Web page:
Retired Lt. Col. Elizabeth McCain survived a gunshot wound in Afghanistan in 2011. She lived, she said, to be able to see events like the solar eclipse Monday.
McCain drove in from Alexandria, Virginia to attend the Sandhills Purple Heart Dinner, Aug. 19, in Fayetteville, and wound up viewing the eclipse from Carvers Creek State Park in Spring Lake.
“This is a once-in-a-lifetime. I stayed alive for a reason . . . to me it’s the power and glory of God. That’s why I’m here,” she said.
An eclipse, said Colleen Bowers, a park ranger at Carvers Creek, is all about shadows.
“It’s when one object moves in front of another. The moon is basically shadowing or covering up the atmosphere of the sun.”
The Sandhills region received an eclipse of 90 to 95 percent, explained Bowers in a presentation to park attendees. Totality, when the sun completely covers the moon, happened across the country, including in South Carolina. It’s syzygy, or a Greek word for yoked together, which takes place when the sun, moon and Earth align.
Bowers demonstrated the distance of the sun from the Earth (92.96 million miles) and talked about the difference in size. The sun’s diameter is 863,000 miles while the Earth’s of 8,000.
For Sgt. 1st Class John Cushman, a Fort Bragg Soldier, and his Family; wife, Monette and sons, John, 14 and Ezra, 9, the eclipse provided an opportunity for a Family outing.
“We wanted our kids to be able to see it,” he said.
“It’s pretty cool,” Ezra said.
Chief Warrant Officer 2 Jack Delinois, a Soldier assigned to the 18th Fires Brigade, also watched the eclipse with his Family; wife, Irina and children, Alesia, 7 and Jayden, 6. He said it was both hot and historical.
“It was good,” Jayden said.
As the moon shadowed the sun, George Townson, a state park volunteer recorded the light and temperature every 10 minutes. He also invited guests to look at the eclipse through a welders mask.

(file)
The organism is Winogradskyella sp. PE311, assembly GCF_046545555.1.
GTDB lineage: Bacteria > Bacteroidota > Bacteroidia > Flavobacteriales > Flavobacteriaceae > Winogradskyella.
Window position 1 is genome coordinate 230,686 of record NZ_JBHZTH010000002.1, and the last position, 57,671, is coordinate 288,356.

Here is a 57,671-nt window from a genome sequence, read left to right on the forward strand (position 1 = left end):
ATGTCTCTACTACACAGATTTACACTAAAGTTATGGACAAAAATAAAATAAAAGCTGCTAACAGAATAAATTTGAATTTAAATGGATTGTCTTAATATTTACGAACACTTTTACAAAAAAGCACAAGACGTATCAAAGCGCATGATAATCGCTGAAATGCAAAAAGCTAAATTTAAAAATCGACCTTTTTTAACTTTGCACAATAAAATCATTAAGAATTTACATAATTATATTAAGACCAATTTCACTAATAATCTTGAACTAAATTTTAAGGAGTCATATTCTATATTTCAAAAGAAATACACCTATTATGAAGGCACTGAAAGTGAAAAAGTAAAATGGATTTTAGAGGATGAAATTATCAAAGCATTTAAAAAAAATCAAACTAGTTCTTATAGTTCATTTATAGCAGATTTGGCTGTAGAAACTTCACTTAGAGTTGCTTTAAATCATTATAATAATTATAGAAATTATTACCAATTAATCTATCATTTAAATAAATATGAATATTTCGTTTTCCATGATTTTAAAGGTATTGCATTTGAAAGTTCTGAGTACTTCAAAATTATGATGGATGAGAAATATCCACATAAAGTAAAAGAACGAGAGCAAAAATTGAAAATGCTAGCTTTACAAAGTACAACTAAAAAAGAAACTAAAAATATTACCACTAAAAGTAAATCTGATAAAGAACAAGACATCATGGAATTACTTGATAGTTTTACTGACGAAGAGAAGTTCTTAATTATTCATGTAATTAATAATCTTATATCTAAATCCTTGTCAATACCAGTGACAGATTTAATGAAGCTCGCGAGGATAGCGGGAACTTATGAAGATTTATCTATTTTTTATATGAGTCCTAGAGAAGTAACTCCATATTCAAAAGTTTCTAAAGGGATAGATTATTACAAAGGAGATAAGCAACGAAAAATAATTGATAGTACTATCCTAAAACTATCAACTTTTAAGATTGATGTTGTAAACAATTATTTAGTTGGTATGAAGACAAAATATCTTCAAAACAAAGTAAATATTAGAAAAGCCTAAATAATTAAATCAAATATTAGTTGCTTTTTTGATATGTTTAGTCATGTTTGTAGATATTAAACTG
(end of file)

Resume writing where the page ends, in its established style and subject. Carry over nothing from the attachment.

From 2:20 to 2:30 p.m., the temperature dropped from 92.4 to 91.6 degrees, which means that the eclipse made the Earth cooler, a concept he explained to youth.
In addition to looking at the eclipse through glasses supplied by the park and through a welders mask, attendees also got to make solar bracelets, assemble pocket sun dials, and draw an eclipse and record a memory of the event on construction paper, as well listen to a presentation about the eclipse from Bowers and fellow park ranger, Jacob Fields.
“It’s hard to describe. I’ve never seen something like that before … amazing,” said Mike McNeil who watched the eclipse with his son, Gracen, 4 and girlfriend, Felicia Mullins.
“The next time, I may not be around to see one. It will be a long time from now,” said Travis Huber, a Marine Corps veteran, who drove in from Jacksonville, North Carolina to view the eclipse with his wife, Emily and children; Henry, 8, Isabelle, 7 and Annie, 3 and with Family friends.
According to NASA, the total eclipse stretched across 14 states in the U.S., going from coast to coast (Oregon to South Carolina).
The next total solar eclipse in the U.S. will occur April 8, 2024.